The development of procedure in the General Assembly of Newfoundland

Courage, John Roland (1960) The development of procedure in the General Assembly of Newfoundland. Masters thesis, Memorial University of Newfoundland.

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    Available under License - The author retains copyright ownership and moral rights in this thesis. Neither the thesis nor substantial extracts from it may be printed or otherwise reproduced without the author's permission.
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Abstract

This thesis is an account of the development of procedure in the House of Assembly of Newfoundland. It is not a history of government and many matters that would be included in such a history have been omitted. Procedure might be defined as an account of the internal working and operation of a parliament with the politics left out. Rules of procedure, however, do not operate in a vacuum, but develop to enable a legislature to do its work in an efficient and orderly manner. It was necessary, therefore, to give a short history of the General Assembly of Newfoundland in order that the reader might know something of the framework within which the procedure operates. This has been done in the first two chapters. -- Chapters three to eleven deal with parliamentary Practice and Procedure and show the workings of The House of Assembly since 1833. While the author has depended for the background of this work on the British and Canadian authorities who have written for guidance of Speakers and Members of Parliament, he has endeavoured to show how The House of Assembly developed, applied and in some cases changed parliamentary practice to suit its own needs. This has made necessary the use of the topical rather than the chronological method of writing. The last chapter deals with the effect of Confederation on the Newfoundland Legislature, and brings the development of procedure down to the present day. -- There was a wealth of material upon which to draw, but the writer found the Journals and Proceedings of the Assembly and the Legislative Council his most fruitful sources. The criterion for including any event was, did it happen in the House of Assembly, or was it directly connected with the House or its procedure. Nothing has been written on this subject in Newfoundland since 1855, when John Little, a St. John's lawyer, wrote a small book, The Constitution of Newfoundland, nor has any Provincial Parliament of Canada before been the subject of a work of this nature.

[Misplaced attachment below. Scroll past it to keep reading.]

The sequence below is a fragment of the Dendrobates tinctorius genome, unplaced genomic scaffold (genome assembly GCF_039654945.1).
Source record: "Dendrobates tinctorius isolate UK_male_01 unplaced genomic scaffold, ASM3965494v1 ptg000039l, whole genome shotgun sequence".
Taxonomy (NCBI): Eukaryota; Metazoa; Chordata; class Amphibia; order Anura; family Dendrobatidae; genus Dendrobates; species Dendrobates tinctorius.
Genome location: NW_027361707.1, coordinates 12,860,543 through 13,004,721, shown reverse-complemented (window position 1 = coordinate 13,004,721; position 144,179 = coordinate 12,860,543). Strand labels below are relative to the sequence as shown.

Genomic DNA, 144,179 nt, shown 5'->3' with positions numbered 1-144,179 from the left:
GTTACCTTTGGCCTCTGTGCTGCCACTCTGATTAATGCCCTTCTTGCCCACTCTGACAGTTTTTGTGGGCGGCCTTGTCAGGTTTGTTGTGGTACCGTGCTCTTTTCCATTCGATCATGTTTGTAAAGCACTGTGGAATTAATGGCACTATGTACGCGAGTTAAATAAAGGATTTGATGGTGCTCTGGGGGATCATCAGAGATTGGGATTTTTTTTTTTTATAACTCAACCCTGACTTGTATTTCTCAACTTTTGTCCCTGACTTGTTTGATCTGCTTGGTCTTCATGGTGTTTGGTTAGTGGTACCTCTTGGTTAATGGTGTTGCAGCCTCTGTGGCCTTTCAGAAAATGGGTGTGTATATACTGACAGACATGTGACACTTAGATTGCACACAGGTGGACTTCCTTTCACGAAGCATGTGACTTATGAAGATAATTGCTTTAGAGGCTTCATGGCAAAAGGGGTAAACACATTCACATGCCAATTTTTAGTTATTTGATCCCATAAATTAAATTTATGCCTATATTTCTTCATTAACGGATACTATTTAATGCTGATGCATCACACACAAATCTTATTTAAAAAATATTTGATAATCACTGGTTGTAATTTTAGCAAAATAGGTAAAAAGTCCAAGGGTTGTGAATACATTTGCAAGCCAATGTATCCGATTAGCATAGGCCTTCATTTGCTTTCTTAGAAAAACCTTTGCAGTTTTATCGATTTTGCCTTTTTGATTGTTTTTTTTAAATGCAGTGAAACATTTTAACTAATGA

Item Type: Thesis (Masters)
URI: http://research.library.mun.ca/id/eprint/6531
Item ID: 6531
Additional Information: Bibliography: leaves 175-180.
Department(s): Humanities and Social Sciences, Faculty of > History
Date: 1960
Date Type: Submission
Geographic Location: Canada--Newfoundland and Labrador
Library of Congress Subject Heading: Newfoundland. House of Assembly--History; Newfoundland and Labrador--Politics and Government

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